Herniated Disks and Social Security Claims for Disability Benefits.

by William McKnight on February 23, 2011

Many people seeking Social Security Disability and Supplemental Security Income benefits are suffering from a herniated disk or several herniated disks.  The presence of a herniated disk or other back and neck conditions , if severe enough,  can automatically qualify a person  for Social Security Disability or Supplemental Security Income benefits.

The key to whether a herniated disk will qualify a person for benefits is more than just the presence of a herniated disk.  The disk must be disabling.  At least two studies examining the necks (cervical spine) of volunteers with no neck complaints found focal disc protrusions in 50% of participants.  see : Robert E Windsor (2006). “Frequency of asymptomatic cervical disc protrusions”. Cervical Disc Injuries.. eMedicine. http://www.emedicine.com/sports/byname/Cervical-Disc-Injuries.htm. Retrieved 2008-02-27. ^ Ernst CW, Stadnik TW, Peeters E, Breucq C, Osteaux MJ (Sep 2005). “Prevalence of annular tears and disc herniations on MR images of the cervical spine in symptom free volunteers”. Eur J Radiol 55 (3): 409–14. doi:10.1016/j.ejrad.2004.11.003. PMID 16129249

Obviously, a herniated disk that causes no noticeable symptoms is not a disability that would entitle a person to social security benefits.

If the claimant has a herniated nucleus pulposus or any other condition of the spine such as spinal arachnoiditis, spinal stenosis, osteoarthritis, degenerative disc disease, facet arthritis, or vertebral fracture, the claimant must also show compromise (compression) of the nerve exiting the spine, or the condition must compromise the spinal cord itself (see MRI above), with evidence of neuro-anatomic distribution of pain, limitation of range of motion of the spine,  motor loss with atrophy or muscle weakness accompanied with sensory or reflex loss.  If the lower back is involved, the claimant must also show pain and discomfort on straight leg raising tests, both sitting and laying down.  If the claimant satisfies these conditions he has a listed condition and automatically qualifies for benefits.

Neuro-anatomic distribution of pain means that the complaints of pain are generated by the nerve(s) which has been compromised or compressed by the herniated disk or other spinal condition.  Each nerve exits the spine (see photo at right) and courses through the body to provide nerve signals to the specific area of the body,  much like the wires that leave the circuit breaker box in your house.  Different wires serve different rooms.  Certain nerves exiting the cervical spine provide feeling and muscle commands to specific areas of the shoulder, arm, hand and fingers.  The complaints of pain must come from the area of the body served by the compressed nerve.

Limitation of range of motion is self explanatory.  When a normal person leans their head back as if looking to the sky they can flex their head back 60 degrees.  A claimant who cannot flex his neck at all has significant limitation to their “flexion” range of motion in the cervical spine. see: Guides to the Evaluation of Permanent Impairment , Third Edition, American Medical Association, P. 81.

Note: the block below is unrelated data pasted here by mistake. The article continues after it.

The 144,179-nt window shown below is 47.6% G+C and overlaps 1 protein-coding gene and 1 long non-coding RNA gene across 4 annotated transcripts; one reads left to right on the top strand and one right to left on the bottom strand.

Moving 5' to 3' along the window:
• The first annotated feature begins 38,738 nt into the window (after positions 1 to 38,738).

Motor loss with atrophy addresses the ability of the nerve serving a muscle group to send commands to the muscle to exert force.   If a person has muscle atrophy to a specific muscle group it usually means the muscle is shrinking because it is not being used and many times it is caused by nerve damage.  Where the nerve is compromised,  the claimant will have much less ability to exert force when the doctor conducts his physical exam which is muscle weakness.  The muscle weakness should be accompanied with sensory (lack of feeling) or reflex loss  (the nerve doesn’t react properly when struck by the rubber hammer, etc)

If the condition involves the lumbar spine, the claimant must also show pain and discomfort on straight leg raising tests while  sitting and laying down on the exam table.  Normally,  the doctor will have the patient sit on the table hanging their legs over the side of the exam table at a 90 degree position.  The claimant is then asked to straighten the affected leg(s)  to 180 degrees, or parallel to the ground.  Pain and discomfort should be shown.

Social Security claimants should  know that even if the herniated disk or back condition is not as severe as outlined above, they may still qualify for benefits if other medical conditions and factors such as age, education, physical and psychiatric restrictions and lack of transferable skills from their old job combine with the back problems to prevent them from working.

In many cases the claimant is wrongfully denied Social Security Disability and Supplemental Security Income benefits because the decision maker in the case doesn’t understand the records or doesn’t even have the records.  A dedicated Social Security Disability claimant attorney or lawyer can help the claimant work their way through the maze of rules to get their benefits.


Contact our office today if you have a back injury or any other injury that prevents you from working.  The compensation you deserve…. it’s what we work for.

{ 2 comments… read them below or add one }

haley duncan July 24, 2013 at 1:37 am

I have two herniated discs and a degenerating on from a fall in november 2012. I have since not worked and have had one unsuccessful spinal epidural of steroid injection and had a transformadial injection today.

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William McKnight August 26, 2013 at 1:37 pm

You appear to have substantial spinal difficulties.

Depending on your age, work history and limitations you may be entitled to social security benefits. Please call my office and I will be more than happy to provide you with a free consultation. 813-870-1020

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